Assume I have a list of functions, for example

$\qquad n^{\log \log(n)}, 2^n, n!, n^3, n \ln n, \dots$

How do I sort them asymptotically, i.e. after the relation defined by

$\qquad f \leq_O g \iff f \in O(g)$,

assuming they are indeed pairwise comparable (see also here)? Using the definition of $O$ seems awkward, and it is often hard to prove the existence of suitable constants $c$ and $n_0$.

This is about measures of complexity, so we're interested in asymptotic behavior as $n \to +\infty$, and we assume that all the functions take only non-negative values ($\forall n, f(n) \ge 0$).

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    $\begingroup$ Since the OP never came back, I'm removing the localised stuff and make a reference question out of this. $\endgroup$ – Raphael Feb 17 '13 at 9:40

If you want rigorous proof, the following lemma is often useful resp. more handy than the definitions.

If $c = \lim_{n\to\infty} \frac{f(n)}{g(n)}$ exists, then

  • $c=0 \qquad \ \,\iff f \in o(g)$,
  • $c \in (0,\infty) \iff f \in \Theta(g)$ and
  • $c=\infty \quad \ \ \ \iff f \in \omega(g)$.

With this, you should be able to order most of the functions coming up in algorithm analysis¹. As an exercise, prove it!

Of course you have to be able to calculate the limits accordingly. Some useful tricks to break complicated functions down to basic ones are:

  • Express both functions as $e^{\dots}$ and compare the exponents; if their ratio tends to $0$ or $\infty$, so does the original quotient.
  • More generally: if you have a convex, continuously differentiable and strictly increasing function $h$ so that you can re-write your quotient as

    $\qquad \displaystyle \frac{f(n)}{g(n)} = \frac{h(f^*(n))}{h(g^*(n))}$,

    with $g^* \in \Omega(1)$ and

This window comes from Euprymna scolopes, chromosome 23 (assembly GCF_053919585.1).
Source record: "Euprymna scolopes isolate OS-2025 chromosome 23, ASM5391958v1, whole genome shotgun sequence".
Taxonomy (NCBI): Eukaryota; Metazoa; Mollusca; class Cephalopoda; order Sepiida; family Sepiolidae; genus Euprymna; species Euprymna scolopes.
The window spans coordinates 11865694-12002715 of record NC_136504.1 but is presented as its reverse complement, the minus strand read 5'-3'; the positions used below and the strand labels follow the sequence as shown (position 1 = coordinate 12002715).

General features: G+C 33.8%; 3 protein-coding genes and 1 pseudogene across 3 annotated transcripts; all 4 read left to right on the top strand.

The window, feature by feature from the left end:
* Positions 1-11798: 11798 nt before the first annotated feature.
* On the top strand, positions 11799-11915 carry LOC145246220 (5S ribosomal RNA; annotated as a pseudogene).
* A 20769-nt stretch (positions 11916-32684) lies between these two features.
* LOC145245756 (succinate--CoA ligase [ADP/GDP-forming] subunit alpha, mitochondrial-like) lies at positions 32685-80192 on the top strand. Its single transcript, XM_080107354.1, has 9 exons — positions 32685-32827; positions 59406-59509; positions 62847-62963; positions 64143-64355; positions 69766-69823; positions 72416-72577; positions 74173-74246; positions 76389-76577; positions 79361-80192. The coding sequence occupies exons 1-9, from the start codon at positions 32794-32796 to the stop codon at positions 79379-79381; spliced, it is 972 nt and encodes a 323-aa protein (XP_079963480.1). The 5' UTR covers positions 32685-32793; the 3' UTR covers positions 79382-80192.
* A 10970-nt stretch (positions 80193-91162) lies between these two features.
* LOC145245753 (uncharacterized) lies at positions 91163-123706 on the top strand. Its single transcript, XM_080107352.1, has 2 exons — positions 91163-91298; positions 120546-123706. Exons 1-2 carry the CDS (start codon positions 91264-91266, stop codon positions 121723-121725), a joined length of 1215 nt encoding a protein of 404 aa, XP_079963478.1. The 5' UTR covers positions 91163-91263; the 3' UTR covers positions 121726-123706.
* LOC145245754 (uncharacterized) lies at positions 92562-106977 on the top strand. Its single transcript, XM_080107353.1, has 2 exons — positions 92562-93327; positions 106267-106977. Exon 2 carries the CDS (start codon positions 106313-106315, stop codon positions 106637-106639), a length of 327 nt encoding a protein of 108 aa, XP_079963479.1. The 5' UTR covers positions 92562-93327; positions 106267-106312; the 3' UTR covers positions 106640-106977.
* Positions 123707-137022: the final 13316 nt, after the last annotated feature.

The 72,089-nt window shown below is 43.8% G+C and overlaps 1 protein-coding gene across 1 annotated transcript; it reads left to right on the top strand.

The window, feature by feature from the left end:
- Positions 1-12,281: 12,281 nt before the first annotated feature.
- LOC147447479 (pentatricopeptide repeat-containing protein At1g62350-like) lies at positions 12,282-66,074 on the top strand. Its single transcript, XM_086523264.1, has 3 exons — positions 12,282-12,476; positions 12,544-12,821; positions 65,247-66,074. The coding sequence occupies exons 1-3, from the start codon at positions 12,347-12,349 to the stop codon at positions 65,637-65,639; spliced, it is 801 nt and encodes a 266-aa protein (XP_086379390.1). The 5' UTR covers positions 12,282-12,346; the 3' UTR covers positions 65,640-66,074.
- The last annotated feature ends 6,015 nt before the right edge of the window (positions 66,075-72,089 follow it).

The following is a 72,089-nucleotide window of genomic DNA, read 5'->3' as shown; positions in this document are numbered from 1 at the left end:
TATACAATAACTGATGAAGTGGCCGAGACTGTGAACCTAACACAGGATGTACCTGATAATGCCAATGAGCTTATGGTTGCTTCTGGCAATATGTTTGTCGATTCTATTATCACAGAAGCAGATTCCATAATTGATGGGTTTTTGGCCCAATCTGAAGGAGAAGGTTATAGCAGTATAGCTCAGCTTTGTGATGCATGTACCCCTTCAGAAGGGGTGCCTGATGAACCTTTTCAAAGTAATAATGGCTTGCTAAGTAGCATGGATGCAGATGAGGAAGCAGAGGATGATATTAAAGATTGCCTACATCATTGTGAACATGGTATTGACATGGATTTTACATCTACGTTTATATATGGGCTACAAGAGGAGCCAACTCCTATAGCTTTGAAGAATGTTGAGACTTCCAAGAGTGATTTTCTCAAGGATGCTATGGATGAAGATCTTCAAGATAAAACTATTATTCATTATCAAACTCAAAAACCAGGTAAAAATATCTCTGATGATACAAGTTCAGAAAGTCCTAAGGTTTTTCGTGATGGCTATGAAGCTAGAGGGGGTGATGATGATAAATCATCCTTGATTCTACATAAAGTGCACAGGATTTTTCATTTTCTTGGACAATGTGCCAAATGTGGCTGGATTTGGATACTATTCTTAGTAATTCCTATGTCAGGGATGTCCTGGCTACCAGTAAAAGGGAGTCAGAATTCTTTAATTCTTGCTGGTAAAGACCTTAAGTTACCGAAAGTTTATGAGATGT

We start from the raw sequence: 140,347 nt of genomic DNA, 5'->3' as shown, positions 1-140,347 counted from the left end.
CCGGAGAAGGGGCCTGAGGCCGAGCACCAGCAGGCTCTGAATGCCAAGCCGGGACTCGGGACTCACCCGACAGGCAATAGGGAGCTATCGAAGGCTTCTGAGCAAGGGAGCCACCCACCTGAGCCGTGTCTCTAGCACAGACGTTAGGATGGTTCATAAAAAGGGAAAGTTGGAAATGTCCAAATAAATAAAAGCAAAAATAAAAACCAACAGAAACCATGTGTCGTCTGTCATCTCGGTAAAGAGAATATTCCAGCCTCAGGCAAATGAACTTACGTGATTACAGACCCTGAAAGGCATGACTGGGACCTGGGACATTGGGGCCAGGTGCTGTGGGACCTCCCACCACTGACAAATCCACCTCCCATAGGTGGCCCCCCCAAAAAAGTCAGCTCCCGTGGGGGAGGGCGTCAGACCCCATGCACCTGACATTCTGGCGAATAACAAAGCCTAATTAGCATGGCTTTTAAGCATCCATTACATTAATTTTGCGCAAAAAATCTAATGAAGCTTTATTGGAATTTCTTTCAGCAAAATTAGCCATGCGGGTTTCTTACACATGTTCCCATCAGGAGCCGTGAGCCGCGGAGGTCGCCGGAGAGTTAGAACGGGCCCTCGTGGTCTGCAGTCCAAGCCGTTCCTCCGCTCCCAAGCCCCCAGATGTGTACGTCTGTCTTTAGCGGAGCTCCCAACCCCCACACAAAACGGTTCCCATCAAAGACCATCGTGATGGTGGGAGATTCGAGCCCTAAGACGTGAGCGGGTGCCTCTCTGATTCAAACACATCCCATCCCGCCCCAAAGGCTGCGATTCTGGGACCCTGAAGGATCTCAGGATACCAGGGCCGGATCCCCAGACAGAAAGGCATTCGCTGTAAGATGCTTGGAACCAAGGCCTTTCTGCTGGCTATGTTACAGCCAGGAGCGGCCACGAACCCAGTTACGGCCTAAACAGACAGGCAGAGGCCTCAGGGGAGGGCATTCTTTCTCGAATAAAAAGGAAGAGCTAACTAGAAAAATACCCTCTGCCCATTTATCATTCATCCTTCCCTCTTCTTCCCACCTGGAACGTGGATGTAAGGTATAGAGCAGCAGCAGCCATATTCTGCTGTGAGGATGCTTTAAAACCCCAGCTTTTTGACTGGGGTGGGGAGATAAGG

$\qquad \displaystyle \lim_{n \to \infty} \frac{f^*(n)}{g^*(n)} = \infty$,


    $\qquad \displaystyle \lim_{n \to \infty} \frac{f(n)}{g(n)} = \infty$.

    See here for a rigorous proof of this rule (in German).

  • Consider continuations of your functions over the reals. You can now use L'Hôpital's rule; be mindful of its conditions²!

  • Have a look at the discrete equivalent, Stolz–Cesàro.
  • When factorials pop up, use Stirling's formula:

    $\qquad \displaystyle n! \sim \sqrt{2 \pi n} \left(\frac{n}{e}\right)^n$

It is also useful to keep a pool of basic relations you prove once and use often, such as:

  • logarithms grow slower than polynomials, i.e.

    $\qquad\displaystyle (\log n)^\alpha \in o(n^\beta)$ for all $\alpha, \beta > 0$.

  • order of polynomials:

    $\qquad\displaystyle n^\alpha \in o(n^\beta)$ for all $\alpha < \beta$.

  • polynomials grow slower than exponentials:

    $\qquad\displaystyle n^\alpha \in o(c^n)$ for all $\alpha$ and $c > 1$.

It can happen that above lemma is not applicable because the limit does not exist (e.g. when functions oscillate). In this case, consider the following characterisation of Landau classes using limes superior/inferior:

With $c_s := \limsup_{n \to \infty} \frac{f(n)}{g(n)}$ we have

  • $0 \leq c_s < \infty \iff f \in O(g)$ and
  • $c_s = 0 \iff f \in o(g)$.

With $c_i := \liminf_{n \to \infty} \frac{f(n)}{g(n)}$ we have

  • $0 < c_i \leq \infty \iff f \in \Omega(g)$ and
  • $c_i = \infty \iff f \in \omega(g)$.


  • $0 < c_i,c_s < \infty \iff f \in \Theta(g) \iff g \in \Theta(f)$ and
  • $ c_i = c_s = 1 \iff f \sim g$.

Check here and here if you are confused by my notation.

¹ Nota bene: My colleague wrote a Mathematica function that does this successfully for many functions, so the lemma really reduces the task to mechanical computation.

² See also here.

  • $\begingroup$ @Juho Not publicly, afaik, but it's elementary to write yourself; compute Limit[f[n]/g[n], n -> Infinity] and perform a case distinction. $\endgroup$ – Raphael Mar 11 '15 at 7:44

Another tip: sometimes applying a monotone function (like log or exp) to the functions makes things clearer.

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    $\begingroup$ This should be done carefully: $2n\in O(n)$, but $2^{2n}\notin O(2^n)$. $\endgroup$ – Shaull Feb 17 '13 at 11:35
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    $\begingroup$ Seconded. The "apply monotone function" thing seems to be some kind of folklore which does not work in general. We have been working on sufficient criteria and have been come up with what I posted in the latest revision of my answer. $\endgroup$ – Raphael Nov 8 '13 at 17:15

Skiena provides a sorted list of the dominance relations between the most common functions in his book, The Algorithm Design Manual:

$$n!\gg c^n \gg n^3 \gg n^2 \gg n^{1+\epsilon} \gg n \lg n \gg n \gg n^{1/2}$$ $$ \gg \lg^2n \gg \lg n \gg \frac{\lg n}{\lg\lg n} \gg \lg\lg n \gg \alpha(n) \gg 1$$

  • $\begingroup$ That's an oddly specific list. Many of the relations (whatever $\gg$ means exactly) can be summarised to a handful of more general lemmata. $\endgroup$ – Raphael Nov 8 '13 at 17:16